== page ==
Coffee tastes : Decent

I love this place. It was built by a few architecture students as a final project and it is truly beautiful and inspiring.

Maybe because I’m sitting in such beautiful surroundings with natural lighting or its indie music they play here, but I found myself doing some of my best design work here. Like attracts like.

A lot of love, passion and thought went into the creation of this place and it has great vibes.

They offer a simple food menu (around 89 baht/dish) and the portions although small are very tasty.

Wawee Coffee (Nimmanhaemida Road branch)

Opens at: 7 AM – 8 PM
WiFi: Medium-Strong, depends on how busy it is
Price of an Americano/cappuccino : 65/65
Coffee tastes :  a little on the strong bitter side which I like 🙂

Wawee coffee is a coffee chain in Thailand and boasts many locations in the country and about 10 in the Chiang Mai area itself. The one I like and where this article was written is this location.

We love this place because it’s opened early while most cafés open around 10. So it’s perfect for an early bird like me. It’s also set in a little boutique shop complex and has a 7-11 close by.

Rustic & Blue (back room area)

Opens at: 8:30 AM – 10 PM
WiFi: Strong
Price of an Americano/cappuccino : 70/95
Coffee tastes : Good – western, farm to table style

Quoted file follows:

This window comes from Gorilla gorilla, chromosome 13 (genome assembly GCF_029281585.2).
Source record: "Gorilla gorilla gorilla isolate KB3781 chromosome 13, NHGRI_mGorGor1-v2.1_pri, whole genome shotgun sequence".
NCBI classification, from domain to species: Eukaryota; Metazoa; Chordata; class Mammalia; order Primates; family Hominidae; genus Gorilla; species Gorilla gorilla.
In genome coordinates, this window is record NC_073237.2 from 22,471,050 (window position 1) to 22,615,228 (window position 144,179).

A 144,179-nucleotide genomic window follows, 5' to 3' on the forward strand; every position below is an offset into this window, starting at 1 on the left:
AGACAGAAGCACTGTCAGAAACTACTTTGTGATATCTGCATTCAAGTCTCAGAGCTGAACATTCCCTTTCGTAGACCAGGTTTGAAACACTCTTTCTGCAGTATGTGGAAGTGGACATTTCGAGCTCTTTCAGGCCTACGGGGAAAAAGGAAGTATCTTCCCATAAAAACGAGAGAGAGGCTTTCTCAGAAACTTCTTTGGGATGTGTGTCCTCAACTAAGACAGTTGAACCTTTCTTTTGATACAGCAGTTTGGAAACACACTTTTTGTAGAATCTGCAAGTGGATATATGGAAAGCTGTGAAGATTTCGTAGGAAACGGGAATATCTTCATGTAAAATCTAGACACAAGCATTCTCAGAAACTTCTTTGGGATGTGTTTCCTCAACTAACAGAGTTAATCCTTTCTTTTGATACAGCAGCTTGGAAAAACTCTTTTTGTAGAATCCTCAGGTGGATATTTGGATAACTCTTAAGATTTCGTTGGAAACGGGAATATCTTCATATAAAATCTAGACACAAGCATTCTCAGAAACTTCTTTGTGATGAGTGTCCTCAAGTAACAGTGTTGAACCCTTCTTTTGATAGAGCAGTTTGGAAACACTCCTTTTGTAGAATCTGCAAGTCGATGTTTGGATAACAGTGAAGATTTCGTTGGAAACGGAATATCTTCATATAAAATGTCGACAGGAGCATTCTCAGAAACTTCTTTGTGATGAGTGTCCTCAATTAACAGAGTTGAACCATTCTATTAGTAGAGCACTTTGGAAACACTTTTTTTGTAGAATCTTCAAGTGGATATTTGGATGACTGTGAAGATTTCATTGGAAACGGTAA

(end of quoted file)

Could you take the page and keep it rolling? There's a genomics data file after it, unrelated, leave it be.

This place has great coffee and WiFi, but be warned that they charge western prices – we always end up spending way too much money here.We like to camp out in the back separate air-conditioned section of the place where there are large tables and it’s quieter, but the usually close this section off by 2PM.

If you’re craving some farm to table type of food, this is the place for you.


Opens at : 8.30 AM till late 
WiFi : Always strong because it’s usually empty.
Price of an Americano/cappuccino : 65/75 (50/60 on special at time of writing). 
Coffee taste : Depends on the barista, the guy in the morning is a really good barista and then the coffee is shit not as good after he leaves.

Finally, I need to mention this place because it is completely off the radar due to its misleading name.I spent many, many hours working here because the place is modern, spacious and open (a little quirky Thai style decor here and there) but it was usually quiet with no customers and thus the WiFi was amazing.

Sometimes the staff play the music a little loud but you can tell them to turn it down a little.

You also get a loyalty card and stamps for every coffee and food dish ordered which is really nice touch. The food available here is local Thai and costs about 40 baht for the typical Stir Fried Basil Dish, 10 baht more for a fried egg. 65 baht big bottles of Chang are also nice way to end the work day.

Ab Petite Cafe

Opens at: 11AM – 8PM (closed on Tuesdays)